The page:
Diaspora is a Greek term, meaning the widespread scattering of seeds. Its biblical use refers to the dispersal of the Jews around the Roman Empire. Until the 1990s it was rarely found in the social sciences, and is also absent from previous editions of this Encyclopedia and from the 1994 Dictionary of Sociology. The international distribution of middlemen minorities during premodern times was long considered of only historical interest, with little relevance to the modern world of capitalist corporations and nation-state societies. Members of various diasporas were conceptualized as ethnic groups, minorities, and immigrant communities, with a focus on their place within individual host societies, rather than on their transnational connections.
Only in the last decades of the twentieth century, with increasing globalization, did the need for a collective term become apparent. Daniel Chirot and Anthony Reid proposed the term essential outsiders ; Joel Kotkin used global tribes. Neither term caught on, however. Khachig Tololyan launched the journal Diaspora, in December 1991, with the claim that transnational diasporas were “the exemplary communities of the trans-national moment,” and new diaspora studies (of Africans, Chechens, Indians, Irish, Italians, Palestinians, and Filipinos) have multiplied.
Diaspora is a collective noun, referring to people who have (themselves or their ancestors) been scattered from a place of origin, and to elements of their common identity and culture. If a diaspora is only constituted by shared memories and common attributes, these are likely, with the passage of generations, to fade through assimilation. Long-term survival for diasporic communities generally depends on continuing transnational communication and flows. Thus, historically, the most tenacious diasporas have often been those interconnected by long-distance trade.
China has for over two thousand years been a great power in the East, yet it has nearly always seen itself as a land-based empire, indifferent or hostile to the traders and emigrants who left its shores, fleeing poverty or conflict or seeking economic opportunities. Chinese have been important traders around the South China Sea since before the twelfth century. They were predominant middlemen in precolonial and colonial times in Southeast Asia and Vietnam, and served as intermediaries between local producers and colonizers. Like other such groups, they suffered periodic persecutions and expulsions. Chinese trading communities around the region and the world thus largely established themselves and their transnational relations with each other as self-regulating entities, with limited state support or protection and with their own associations and welfare provision.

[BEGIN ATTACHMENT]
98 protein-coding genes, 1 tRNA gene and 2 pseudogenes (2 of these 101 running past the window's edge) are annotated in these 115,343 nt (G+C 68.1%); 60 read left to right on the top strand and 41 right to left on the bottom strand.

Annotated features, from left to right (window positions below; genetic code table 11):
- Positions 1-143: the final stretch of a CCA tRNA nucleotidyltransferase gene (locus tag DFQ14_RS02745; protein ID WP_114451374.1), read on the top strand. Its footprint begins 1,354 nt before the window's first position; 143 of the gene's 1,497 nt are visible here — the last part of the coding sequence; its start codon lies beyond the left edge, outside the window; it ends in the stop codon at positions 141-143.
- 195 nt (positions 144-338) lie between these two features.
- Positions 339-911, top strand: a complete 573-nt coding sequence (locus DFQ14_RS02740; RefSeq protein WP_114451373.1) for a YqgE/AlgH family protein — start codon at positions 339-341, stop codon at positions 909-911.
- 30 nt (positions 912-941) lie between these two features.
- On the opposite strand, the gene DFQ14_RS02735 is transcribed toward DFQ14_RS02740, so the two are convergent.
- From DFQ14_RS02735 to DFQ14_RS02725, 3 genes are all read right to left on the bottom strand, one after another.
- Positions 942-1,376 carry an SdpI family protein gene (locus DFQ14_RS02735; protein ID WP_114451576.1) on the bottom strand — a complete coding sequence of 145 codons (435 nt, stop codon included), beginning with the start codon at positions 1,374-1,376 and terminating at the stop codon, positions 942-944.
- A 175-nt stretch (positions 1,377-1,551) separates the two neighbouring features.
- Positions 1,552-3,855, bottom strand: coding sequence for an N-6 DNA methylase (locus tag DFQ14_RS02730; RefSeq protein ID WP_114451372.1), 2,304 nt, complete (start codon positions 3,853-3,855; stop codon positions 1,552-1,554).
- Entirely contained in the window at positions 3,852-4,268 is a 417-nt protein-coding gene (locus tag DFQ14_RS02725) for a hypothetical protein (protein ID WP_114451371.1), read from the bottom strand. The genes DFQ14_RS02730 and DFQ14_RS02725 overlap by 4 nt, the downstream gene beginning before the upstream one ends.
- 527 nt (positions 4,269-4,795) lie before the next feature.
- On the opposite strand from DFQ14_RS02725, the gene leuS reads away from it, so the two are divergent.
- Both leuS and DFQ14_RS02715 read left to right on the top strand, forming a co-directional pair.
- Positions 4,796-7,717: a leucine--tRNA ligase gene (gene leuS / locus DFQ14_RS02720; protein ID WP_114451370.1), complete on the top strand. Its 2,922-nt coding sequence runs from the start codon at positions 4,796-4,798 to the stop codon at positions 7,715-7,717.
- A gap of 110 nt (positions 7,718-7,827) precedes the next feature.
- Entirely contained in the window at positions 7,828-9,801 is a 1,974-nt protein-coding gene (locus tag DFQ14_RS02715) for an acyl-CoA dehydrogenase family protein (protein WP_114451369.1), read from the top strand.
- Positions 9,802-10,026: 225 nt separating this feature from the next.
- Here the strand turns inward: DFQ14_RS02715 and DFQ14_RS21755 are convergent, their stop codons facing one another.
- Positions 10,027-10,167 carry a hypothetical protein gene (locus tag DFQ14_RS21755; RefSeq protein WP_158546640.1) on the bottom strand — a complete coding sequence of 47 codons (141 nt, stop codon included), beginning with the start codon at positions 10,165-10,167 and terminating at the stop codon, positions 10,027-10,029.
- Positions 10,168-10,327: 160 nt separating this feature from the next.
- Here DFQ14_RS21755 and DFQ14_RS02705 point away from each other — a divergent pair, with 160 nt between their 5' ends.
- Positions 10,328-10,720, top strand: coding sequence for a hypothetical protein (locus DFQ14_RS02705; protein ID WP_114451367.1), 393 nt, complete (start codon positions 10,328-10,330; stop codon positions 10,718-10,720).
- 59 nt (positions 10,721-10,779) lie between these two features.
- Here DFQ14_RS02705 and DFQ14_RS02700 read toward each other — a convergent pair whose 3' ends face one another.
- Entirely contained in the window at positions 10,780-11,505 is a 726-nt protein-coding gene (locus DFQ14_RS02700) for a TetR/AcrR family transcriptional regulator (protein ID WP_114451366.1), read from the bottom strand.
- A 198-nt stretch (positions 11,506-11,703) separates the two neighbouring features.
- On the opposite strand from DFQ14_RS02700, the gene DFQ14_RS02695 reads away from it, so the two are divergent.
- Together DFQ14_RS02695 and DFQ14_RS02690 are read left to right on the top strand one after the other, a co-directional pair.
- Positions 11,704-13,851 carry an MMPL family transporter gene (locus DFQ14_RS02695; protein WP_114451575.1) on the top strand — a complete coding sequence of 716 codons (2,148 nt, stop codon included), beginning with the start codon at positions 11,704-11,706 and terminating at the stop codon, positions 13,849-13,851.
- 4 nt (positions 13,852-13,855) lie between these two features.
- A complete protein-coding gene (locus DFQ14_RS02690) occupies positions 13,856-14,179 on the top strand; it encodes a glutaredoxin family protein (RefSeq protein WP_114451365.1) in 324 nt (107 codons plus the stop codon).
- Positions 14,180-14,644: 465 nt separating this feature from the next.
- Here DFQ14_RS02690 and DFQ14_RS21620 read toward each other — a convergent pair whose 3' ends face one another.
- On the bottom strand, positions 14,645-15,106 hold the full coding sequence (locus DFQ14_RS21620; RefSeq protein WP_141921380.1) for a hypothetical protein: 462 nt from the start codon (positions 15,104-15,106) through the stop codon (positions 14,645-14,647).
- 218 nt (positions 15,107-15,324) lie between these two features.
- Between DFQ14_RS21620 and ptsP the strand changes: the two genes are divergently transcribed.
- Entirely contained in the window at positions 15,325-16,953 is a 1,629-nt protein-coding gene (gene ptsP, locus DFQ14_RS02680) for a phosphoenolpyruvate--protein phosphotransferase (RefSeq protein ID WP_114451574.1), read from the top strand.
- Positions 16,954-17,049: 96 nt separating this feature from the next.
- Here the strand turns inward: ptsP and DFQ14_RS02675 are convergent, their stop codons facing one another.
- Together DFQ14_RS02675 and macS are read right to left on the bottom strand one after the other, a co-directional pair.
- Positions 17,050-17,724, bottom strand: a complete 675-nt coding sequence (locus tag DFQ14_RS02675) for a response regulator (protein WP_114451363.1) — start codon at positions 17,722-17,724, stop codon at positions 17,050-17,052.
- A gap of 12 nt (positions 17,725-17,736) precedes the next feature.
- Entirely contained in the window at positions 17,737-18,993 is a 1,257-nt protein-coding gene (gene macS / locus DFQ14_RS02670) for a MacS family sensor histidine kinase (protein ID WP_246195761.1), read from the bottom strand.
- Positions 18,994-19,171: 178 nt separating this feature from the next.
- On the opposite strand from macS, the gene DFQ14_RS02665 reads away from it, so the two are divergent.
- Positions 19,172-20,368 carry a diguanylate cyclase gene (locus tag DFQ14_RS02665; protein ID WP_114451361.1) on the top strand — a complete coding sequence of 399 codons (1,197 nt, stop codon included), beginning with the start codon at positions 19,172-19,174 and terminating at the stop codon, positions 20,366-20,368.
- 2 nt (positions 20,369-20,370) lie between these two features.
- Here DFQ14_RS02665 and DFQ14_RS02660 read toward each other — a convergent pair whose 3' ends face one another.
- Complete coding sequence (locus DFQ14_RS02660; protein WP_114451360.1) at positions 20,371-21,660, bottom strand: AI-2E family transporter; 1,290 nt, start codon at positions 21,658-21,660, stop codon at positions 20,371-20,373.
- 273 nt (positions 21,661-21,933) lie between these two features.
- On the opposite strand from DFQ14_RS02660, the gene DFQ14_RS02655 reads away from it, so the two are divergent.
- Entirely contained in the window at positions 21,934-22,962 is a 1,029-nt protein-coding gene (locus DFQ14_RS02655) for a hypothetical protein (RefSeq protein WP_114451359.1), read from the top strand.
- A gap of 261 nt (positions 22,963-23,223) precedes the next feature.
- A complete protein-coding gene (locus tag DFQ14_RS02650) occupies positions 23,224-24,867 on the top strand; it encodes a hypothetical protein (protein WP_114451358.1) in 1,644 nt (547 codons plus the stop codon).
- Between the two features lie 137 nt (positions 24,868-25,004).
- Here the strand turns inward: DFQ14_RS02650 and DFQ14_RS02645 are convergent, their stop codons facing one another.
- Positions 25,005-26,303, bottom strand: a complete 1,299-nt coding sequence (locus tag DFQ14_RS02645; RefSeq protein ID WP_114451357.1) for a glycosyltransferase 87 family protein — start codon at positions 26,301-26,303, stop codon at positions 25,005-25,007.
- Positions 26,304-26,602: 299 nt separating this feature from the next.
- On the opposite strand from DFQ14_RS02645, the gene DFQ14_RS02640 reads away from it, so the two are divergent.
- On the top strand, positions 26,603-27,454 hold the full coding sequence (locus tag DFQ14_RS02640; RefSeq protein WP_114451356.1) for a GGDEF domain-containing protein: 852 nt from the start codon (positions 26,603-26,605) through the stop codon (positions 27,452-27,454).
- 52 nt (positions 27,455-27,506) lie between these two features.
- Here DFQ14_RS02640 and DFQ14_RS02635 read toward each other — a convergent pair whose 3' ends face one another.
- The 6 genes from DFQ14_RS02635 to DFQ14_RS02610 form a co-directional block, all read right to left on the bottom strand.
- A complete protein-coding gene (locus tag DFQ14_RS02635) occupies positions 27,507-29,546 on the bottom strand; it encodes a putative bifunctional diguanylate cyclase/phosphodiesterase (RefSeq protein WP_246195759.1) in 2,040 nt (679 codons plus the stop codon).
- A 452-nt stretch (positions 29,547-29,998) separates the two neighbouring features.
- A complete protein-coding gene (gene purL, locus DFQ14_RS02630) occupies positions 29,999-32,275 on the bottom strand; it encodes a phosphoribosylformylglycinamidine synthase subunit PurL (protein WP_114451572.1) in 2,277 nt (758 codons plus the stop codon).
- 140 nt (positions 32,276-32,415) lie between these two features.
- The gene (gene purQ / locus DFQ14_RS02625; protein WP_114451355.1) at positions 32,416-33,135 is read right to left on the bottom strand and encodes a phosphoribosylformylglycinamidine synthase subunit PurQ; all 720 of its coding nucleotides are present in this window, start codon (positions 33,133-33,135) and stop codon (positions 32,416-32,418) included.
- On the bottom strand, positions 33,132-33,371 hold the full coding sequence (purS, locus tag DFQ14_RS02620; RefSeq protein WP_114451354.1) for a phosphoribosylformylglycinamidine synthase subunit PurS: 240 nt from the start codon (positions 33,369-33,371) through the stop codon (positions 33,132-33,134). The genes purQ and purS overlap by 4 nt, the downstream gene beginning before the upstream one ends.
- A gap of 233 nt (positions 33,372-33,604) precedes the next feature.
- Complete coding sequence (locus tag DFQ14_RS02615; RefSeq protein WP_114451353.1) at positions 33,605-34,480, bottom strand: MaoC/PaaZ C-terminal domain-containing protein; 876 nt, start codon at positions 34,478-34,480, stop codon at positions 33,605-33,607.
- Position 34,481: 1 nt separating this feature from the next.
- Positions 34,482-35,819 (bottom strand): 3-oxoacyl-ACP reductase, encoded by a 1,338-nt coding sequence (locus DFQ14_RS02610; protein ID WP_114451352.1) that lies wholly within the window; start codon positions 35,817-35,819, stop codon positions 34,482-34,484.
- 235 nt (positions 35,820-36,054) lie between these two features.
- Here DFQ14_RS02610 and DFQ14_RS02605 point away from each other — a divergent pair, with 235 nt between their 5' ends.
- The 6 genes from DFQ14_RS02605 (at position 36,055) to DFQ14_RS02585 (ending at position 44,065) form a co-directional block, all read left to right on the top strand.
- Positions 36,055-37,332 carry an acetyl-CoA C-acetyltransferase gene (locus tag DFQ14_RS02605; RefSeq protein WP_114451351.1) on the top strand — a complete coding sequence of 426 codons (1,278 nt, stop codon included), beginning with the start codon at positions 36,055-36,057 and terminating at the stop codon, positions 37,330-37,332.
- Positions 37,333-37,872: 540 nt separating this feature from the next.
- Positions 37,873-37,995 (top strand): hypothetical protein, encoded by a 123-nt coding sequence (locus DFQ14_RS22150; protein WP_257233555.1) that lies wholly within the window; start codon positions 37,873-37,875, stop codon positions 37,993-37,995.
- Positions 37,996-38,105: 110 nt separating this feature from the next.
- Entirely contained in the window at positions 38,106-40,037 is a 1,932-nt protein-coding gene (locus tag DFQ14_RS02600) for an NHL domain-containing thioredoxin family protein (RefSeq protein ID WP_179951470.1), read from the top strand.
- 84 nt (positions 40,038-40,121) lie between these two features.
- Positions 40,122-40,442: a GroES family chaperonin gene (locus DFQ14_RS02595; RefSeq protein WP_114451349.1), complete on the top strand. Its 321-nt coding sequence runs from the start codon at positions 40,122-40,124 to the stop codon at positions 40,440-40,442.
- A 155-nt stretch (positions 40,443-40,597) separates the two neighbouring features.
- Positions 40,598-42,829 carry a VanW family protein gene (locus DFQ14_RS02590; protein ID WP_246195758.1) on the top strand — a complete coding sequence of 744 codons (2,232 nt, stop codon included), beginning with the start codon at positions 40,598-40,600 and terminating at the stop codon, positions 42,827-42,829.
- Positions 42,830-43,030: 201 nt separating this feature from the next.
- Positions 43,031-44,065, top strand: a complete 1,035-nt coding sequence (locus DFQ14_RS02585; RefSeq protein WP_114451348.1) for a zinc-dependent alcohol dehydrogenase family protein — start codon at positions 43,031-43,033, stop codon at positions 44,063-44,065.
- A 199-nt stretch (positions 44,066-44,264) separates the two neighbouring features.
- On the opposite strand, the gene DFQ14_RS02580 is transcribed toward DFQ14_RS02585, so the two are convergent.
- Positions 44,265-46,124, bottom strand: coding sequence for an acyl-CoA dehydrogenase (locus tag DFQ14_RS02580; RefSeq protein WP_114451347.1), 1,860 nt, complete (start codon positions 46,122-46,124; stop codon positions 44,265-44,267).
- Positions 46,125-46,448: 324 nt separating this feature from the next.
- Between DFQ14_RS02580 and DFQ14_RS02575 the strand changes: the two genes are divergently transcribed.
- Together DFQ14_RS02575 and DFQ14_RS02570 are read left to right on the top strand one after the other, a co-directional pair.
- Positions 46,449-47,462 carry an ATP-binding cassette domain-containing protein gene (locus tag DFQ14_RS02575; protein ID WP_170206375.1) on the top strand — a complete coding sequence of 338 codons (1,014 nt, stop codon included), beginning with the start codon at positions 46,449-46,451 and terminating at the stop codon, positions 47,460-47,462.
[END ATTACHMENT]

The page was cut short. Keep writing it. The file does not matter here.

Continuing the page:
Wang Gungwu (in China and the Chinese Overseas, 1991) argues that these Chinese established a peripheral capitalism, on the fringes or outside the reach of the imperial (and later the Communist) state. Only here was Chinese merchant culture able to flourish, away from a repressive and contemptuous mandarinate, whose Confucianism emphasized ritual and hierarchy and disapproved of trade, risk, and profit. Wang describes how the Chinese overseas created their own distinctive institutions, by reshaping and developing the traditions they had brought with them and combining them with influences from the lands where they settled and the local women they married. These traditions included the Taoist and Zen Buddhist beliefs common in southern China, the sophisticated monetary and lending practices of Chinese peasants, and a facility in forming cooperative organizations. Another resource, described by Gary Hamilton (in Business Networks and Economic Development in East and Southeast Asia, 1991), was the experience some brought of imperial China’s urban guilds, which had set their own standards for weights and measures and had enforced contracts without relying (as had the guilds of medieval Europe) on state enforcement.
Most diasporic Chinese came from the outer parts of the empire, from its southern coastal provinces of Guangdong and Fujian, where state control was looser, or via treaty ports or the ceded territories of Hong Kong or Macao. One concentration of emigrants from the mainland was based in Taiwan, which was only attached to China late and insecurely. Settled from China from the sixteenth century—often by merchants and pirates from Fujian, who were seeking a base for maritime activities, and by rebels against the Manchu dynasty—Taiwan only came under central control after 1684, and was always lightly administered and notoriously lawless thereafter. From 1895 until 1945 it was a colony of Japan and after 1949 it was ruled by Kuomintang exiles from the Communist mainland.